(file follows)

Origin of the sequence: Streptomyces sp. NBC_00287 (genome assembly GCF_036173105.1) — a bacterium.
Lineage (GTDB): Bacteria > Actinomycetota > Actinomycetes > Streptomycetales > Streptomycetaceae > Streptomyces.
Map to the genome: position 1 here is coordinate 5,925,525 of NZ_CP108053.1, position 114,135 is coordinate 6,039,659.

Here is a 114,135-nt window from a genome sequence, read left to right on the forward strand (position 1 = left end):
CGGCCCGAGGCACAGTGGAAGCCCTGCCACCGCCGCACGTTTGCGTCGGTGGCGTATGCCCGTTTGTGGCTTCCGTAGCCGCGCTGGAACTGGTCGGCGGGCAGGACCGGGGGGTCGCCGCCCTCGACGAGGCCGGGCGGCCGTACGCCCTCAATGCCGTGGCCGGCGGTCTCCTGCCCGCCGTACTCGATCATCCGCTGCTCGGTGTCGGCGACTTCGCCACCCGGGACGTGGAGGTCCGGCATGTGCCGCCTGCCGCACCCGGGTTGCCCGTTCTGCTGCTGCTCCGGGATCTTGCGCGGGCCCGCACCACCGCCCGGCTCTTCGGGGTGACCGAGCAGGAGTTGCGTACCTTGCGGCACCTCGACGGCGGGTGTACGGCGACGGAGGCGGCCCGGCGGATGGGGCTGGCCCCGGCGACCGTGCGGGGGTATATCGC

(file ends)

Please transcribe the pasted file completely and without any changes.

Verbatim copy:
Origin of the sequence: Streptomyces sp. NBC_00287 (genome assembly GCF_036173105.1) — a bacterium.
Lineage (GTDB): Bacteria > Actinomycetota > Actinomycetes > Streptomycetales > Streptomycetaceae > Streptomyces.
Map to the genome: position 1 here is coordinate 5,925,525 of NZ_CP108053.1, position 114,135 is coordinate 6,039,659.

Here is a 114,135-nt window from a genome sequence, read left to right on the forward strand (position 1 = left end):
CGGCCCGAGGCACAGTGGAAGCCCTGCCACCGCCGCACGTTTGCGTCGGTGGCGTATGCCCGTTTGTGGCTTCCGTAGCCGCGCTGGAACTGGTCGGCGGGCAGGACCGGGGGGTCGCCGCCCTCGACGAGGCCGGGCGGCCGTACGCCCTCAATGCCGTGGCCGGCGGTCTCCTGCCCGCCGTACTCGATCATCCGCTGCTCGGTGTCGGCGACTTCGCCACCCGGGACGTGGAGGTCCGGCATGTGCCGCCTGCCGCACCCGGGTTGCCCGTTCTGCTGCTGCTCCGGGATCTTGCGCGGGCCCGCACCACCGCCCGGCTCTTCGGGGTGACCGAGCAGGAGTTGCGTACCTTGCGGCACCTCGACGGCGGGTGTACGGCGACGGAGGCGGCCCGGCGGATGGGGCTGGCCCCGGCGACCGTGCGGGGGTATATCGC